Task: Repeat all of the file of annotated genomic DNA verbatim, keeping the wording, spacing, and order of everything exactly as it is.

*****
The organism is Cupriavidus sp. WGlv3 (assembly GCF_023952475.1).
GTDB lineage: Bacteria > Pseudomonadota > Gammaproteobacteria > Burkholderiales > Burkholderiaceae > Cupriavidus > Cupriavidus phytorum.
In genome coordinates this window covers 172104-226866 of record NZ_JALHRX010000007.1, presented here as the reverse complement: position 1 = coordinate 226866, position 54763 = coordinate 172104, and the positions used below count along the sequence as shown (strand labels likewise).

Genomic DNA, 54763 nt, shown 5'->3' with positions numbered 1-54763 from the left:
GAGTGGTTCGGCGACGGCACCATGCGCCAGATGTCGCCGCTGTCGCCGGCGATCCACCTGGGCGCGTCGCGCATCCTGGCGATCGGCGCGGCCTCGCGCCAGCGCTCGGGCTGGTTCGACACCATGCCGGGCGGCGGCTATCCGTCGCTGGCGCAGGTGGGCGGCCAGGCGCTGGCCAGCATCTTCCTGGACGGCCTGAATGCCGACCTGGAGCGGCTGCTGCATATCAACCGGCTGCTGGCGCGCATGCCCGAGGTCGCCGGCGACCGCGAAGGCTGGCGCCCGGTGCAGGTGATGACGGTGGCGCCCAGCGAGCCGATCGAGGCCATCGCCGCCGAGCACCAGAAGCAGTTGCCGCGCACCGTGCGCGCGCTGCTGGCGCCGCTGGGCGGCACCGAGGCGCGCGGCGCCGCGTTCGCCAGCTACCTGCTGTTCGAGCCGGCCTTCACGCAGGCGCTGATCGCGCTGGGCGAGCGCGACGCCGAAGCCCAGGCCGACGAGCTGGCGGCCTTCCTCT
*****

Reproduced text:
The organism is Cupriavidus sp. WGlv3 (assembly GCF_023952475.1).
GTDB lineage: Bacteria > Pseudomonadota > Gammaproteobacteria > Burkholderiales > Burkholderiaceae > Cupriavidus > Cupriavidus phytorum.
In genome coordinates this window covers 172104-226866 of record NZ_JALHRX010000007.1, presented here as the reverse complement: position 1 = coordinate 226866, position 54763 = coordinate 172104, and the positions used below count along the sequence as shown (strand labels likewise).

Genomic DNA, 54763 nt, shown 5'->3' with positions numbered 1-54763 from the left:
GAGTGGTTCGGCGACGGCACCATGCGCCAGATGTCGCCGCTGTCGCCGGCGATCCACCTGGGCGCGTCGCGCATCCTGGCGATCGGCGCGGCCTCGCGCCAGCGCTCGGGCTGGTTCGACACCATGCCGGGCGGCGGCTATCCGTCGCTGGCGCAGGTGGGCGGCCAGGCGCTGGCCAGCATCTTCCTGGACGGCCTGAATGCCGACCTGGAGCGGCTGCTGCATATCAACCGGCTGCTGGCGCGCATGCCCGAGGTCGCCGGCGACCGCGAAGGCTGGCGCCCGGTGCAGGTGATGACGGTGGCGCCCAGCGAGCCGATCGAGGCCATCGCCGCCGAGCACCAGAAGCAGTTGCCGCGCACCGTGCGCGCGCTGCTGGCGCCGCTGGGCGGCACCGAGGCGCGCGGCGCCGCGTTCGCCAGCTACCTGCTGTTCGAGCCGGCCTTCACGCAGGCGCTGATCGCGCTGGGCGAGCGCGACGCCGAAGCCCAGGCCGACGAGCTGGCGGCCTTCCTCT